tendency

tendency, trend, drift, tenor can mean a movement or course having a particular direction and character or the direction and character which such a movement or course takes.
Tendency usually implies an inherent or acquired inclination in a person or thing that causes him or it to move in a definite direction so long as no one or nothing interferes. Often, when used in reference to persons, the word means little more than leaning, propensity, or disposition
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a growing tendency to disastrously under-estimate the potential strength of the United States— Shirer

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he worked to destroy the tendency to dreams in himself— Anderson

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More often, especially when used in reference to groups or communities or their activities or the course or direction they take with or without consciousness or intent, the term implies a driving force behind the direction or course taken and an insusceptibility to its being controlled or changed
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gave the King a policy at once plausible and insidious, temporizing and yet thick with tendencyHackett

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the whole tendency of evolution is towards a diminishing birthrate— Ellis

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the tendencies which Lycurgus had endeavored to repress by external regulation reasserted themselves— Dickinson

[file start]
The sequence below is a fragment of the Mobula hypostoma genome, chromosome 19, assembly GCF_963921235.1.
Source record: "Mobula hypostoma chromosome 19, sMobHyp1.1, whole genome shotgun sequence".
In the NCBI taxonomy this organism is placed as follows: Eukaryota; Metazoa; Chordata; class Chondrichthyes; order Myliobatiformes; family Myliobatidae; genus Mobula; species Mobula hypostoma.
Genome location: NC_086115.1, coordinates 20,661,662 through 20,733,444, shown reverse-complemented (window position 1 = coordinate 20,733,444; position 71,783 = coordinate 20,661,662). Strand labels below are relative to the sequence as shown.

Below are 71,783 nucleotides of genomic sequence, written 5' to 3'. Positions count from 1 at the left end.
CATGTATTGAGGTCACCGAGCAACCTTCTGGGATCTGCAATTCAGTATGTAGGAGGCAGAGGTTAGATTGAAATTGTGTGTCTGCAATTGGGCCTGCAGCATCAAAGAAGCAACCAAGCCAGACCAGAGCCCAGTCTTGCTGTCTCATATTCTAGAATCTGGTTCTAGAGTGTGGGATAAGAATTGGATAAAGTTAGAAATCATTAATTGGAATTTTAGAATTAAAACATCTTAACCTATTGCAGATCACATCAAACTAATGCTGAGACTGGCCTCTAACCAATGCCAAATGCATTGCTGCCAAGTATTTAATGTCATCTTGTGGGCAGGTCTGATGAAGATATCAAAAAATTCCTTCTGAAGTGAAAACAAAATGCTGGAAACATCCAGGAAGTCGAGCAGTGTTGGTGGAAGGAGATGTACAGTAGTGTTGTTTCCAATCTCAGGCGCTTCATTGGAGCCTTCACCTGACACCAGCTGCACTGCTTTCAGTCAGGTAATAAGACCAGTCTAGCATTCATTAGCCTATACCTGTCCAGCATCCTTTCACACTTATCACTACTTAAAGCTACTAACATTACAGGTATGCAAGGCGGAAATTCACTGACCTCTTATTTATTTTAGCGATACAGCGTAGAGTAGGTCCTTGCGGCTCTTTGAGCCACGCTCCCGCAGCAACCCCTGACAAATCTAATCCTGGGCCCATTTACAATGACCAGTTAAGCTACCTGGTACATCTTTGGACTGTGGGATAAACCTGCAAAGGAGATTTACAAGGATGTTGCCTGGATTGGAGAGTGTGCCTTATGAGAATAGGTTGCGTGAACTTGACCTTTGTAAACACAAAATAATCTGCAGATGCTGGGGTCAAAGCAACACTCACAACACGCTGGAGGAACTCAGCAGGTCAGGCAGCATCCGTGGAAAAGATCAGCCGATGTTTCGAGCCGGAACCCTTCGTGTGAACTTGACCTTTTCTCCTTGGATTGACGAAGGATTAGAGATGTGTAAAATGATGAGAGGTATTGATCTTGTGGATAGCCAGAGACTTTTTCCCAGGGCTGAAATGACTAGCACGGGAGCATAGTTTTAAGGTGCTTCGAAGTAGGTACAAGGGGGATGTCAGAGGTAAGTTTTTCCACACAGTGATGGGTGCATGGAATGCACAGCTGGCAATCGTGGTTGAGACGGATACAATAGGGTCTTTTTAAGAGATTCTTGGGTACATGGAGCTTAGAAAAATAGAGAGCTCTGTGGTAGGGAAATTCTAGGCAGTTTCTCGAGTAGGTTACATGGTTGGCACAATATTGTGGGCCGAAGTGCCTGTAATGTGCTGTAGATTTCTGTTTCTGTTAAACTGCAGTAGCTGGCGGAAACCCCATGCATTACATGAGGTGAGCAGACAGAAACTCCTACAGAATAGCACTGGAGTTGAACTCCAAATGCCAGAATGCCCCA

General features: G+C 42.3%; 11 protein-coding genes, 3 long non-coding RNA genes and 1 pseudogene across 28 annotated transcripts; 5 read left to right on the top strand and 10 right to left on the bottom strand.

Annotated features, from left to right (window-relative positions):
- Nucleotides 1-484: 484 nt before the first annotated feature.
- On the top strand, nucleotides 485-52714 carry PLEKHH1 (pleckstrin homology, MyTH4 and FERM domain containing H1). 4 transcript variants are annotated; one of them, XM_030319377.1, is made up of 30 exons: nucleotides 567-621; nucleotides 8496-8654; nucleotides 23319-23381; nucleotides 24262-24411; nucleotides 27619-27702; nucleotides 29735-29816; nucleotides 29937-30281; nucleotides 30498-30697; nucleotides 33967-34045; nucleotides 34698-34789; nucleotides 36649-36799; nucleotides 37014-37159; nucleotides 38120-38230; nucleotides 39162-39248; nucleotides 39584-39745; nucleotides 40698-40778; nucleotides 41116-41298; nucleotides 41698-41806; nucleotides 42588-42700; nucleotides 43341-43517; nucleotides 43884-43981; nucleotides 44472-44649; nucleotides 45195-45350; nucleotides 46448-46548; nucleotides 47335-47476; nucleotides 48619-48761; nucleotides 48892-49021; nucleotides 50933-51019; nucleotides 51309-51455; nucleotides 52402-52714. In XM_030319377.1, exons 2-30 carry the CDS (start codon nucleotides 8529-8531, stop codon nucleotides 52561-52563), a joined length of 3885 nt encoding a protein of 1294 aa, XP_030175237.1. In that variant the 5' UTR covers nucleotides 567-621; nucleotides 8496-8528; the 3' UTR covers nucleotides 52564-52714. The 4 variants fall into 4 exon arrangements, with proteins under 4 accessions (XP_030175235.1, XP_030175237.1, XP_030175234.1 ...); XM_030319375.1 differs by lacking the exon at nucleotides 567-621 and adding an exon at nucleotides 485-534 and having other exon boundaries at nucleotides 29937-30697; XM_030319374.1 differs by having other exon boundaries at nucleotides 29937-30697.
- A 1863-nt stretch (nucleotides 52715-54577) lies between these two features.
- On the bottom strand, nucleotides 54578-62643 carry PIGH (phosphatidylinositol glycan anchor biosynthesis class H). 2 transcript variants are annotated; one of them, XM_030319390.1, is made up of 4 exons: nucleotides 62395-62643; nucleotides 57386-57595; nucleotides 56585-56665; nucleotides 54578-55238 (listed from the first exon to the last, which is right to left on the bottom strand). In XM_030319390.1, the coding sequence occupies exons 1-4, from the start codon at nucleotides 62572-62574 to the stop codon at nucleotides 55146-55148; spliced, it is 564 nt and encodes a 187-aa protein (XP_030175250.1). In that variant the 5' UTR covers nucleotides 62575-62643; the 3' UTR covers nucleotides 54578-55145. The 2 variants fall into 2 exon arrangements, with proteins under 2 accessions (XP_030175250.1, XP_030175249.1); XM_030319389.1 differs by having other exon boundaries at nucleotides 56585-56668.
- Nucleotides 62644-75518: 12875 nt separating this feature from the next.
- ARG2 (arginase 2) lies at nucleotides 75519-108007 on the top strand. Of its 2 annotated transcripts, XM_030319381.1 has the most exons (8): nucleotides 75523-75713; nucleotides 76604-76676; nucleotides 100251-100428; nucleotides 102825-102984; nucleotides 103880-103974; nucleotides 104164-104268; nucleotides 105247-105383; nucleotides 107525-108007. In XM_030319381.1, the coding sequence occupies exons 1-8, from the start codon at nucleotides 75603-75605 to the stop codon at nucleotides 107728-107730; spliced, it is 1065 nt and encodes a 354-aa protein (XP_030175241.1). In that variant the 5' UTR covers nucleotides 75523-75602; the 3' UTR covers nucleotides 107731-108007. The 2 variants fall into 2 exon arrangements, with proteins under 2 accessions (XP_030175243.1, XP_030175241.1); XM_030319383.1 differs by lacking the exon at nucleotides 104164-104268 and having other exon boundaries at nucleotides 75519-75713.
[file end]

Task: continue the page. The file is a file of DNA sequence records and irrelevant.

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Trend is used primarily in reference to something that follows an irregular or winding course and denotes the general direction maintained in spite of these irregularities
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jagged ranges of mountains with a north and south trend

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In its extended use trend may differ from tendency in implying a direction subject to change through the interposition of a sufficiently strong force or agency, in implying a course taken at a given time by something subject to change and fluctuation, or in implying the general direction followed by a changing or fluctuating thing throughout its entire course or within given limits of space or of time
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the current trends toward intolerance and the garrison state— Mowrer

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Aristotle, the most balanced of all the Greek thinkers and the best exponent of the normal trend of their ideas— Dickinson

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Drift may apply to a tendency whose direction or course is determined by such external influences as a wind or the movement of flowing water or a fashion or a state of feeling
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the drift of public opinion went steadily against him— Parrington

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stoutly opposed the drift toward national prohibition and equal suffrage— Sam Acheson

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but it may apply also to the direction or course taken by something (as speech, writing, or teaching) that has a meaning, a purpose, or an objective which is not definitely stated or made clear but which is inferable; in this sense the word is scarcely distinguishable from intention, purport, or import
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for the drift of the Maker is dark, an Isis hid by a veil— Tennyson

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write it down . . . and then maybe I can get the drift of it— Stafford

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I see the whole drift of your argument— Goldsmith

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Tenor is a very close synonym of drift in this latter sense but it more often refers to utterances or documents and carries a much stronger implication of clearness of meaning or purport